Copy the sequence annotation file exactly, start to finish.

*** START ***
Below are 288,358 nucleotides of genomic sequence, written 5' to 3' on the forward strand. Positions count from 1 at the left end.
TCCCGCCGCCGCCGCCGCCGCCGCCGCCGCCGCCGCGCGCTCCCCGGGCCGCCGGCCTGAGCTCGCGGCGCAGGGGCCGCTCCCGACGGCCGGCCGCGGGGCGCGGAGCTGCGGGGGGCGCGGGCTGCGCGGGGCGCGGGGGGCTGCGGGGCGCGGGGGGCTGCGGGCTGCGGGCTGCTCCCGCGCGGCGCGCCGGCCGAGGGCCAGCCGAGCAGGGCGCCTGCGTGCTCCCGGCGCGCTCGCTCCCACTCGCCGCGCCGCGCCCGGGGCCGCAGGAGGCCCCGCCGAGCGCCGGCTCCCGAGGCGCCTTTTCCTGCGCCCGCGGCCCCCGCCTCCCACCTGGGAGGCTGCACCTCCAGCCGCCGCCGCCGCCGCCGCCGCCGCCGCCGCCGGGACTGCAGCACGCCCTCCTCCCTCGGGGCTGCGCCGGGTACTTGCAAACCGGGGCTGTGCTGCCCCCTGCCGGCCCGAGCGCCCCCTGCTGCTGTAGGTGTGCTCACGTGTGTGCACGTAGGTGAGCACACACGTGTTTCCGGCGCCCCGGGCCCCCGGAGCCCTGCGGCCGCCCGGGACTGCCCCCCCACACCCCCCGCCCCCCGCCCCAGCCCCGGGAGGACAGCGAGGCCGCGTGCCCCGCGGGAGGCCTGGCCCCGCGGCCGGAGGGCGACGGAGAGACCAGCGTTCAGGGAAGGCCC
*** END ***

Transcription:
Below are 288,358 nucleotides of genomic sequence, written 5' to 3' on the forward strand. Positions count from 1 at the left end.
TCCCGCCGCCGCCGCCGCCGCCGCCGCCGCCGCCGCGCGCTCCCCGGGCCGCCGGCCTGAGCTCGCGGCGCAGGGGCCGCTCCCGACGGCCGGCCGCGGGGCGCGGAGCTGCGGGGGGCGCGGGCTGCGCGGGGCGCGGGGGGCTGCGGGGCGCGGGGGGCTGCGGGCTGCGGGCTGCTCCCGCGCGGCGCGCCGGCCGAGGGCCAGCCGAGCAGGGCGCCTGCGTGCTCCCGGCGCGCTCGCTCCCACTCGCCGCGCCGCGCCCGGGGCCGCAGGAGGCCCCGCCGAGCGCCGGCTCCCGAGGCGCCTTTTCCTGCGCCCGCGGCCCCCGCCTCCCACCTGGGAGGCTGCACCTCCAGCCGCCGCCGCCGCCGCCGCCGCCGCCGCCGCCGGGACTGCAGCACGCCCTCCTCCCTCGGGGCTGCGCCGGGTACTTGCAAACCGGGGCTGTGCTGCCCCCTGCCGGCCCGAGCGCCCCCTGCTGCTGTAGGTGTGCTCACGTGTGTGCACGTAGGTGAGCACACACGTGTTTCCGGCGCCCCGGGCCCCCGGAGCCCTGCGGCCGCCCGGGACTGCCCCCCCACACCCCCCGCCCCCCGCCCCAGCCCCGGGAGGACAGCGAGGCCGCGTGCCCCGCGGGAGGCCTGGCCCCGCGGCCGGAGGGCGACGGAGAGACCAGCGTTCAGGGAAGGCCC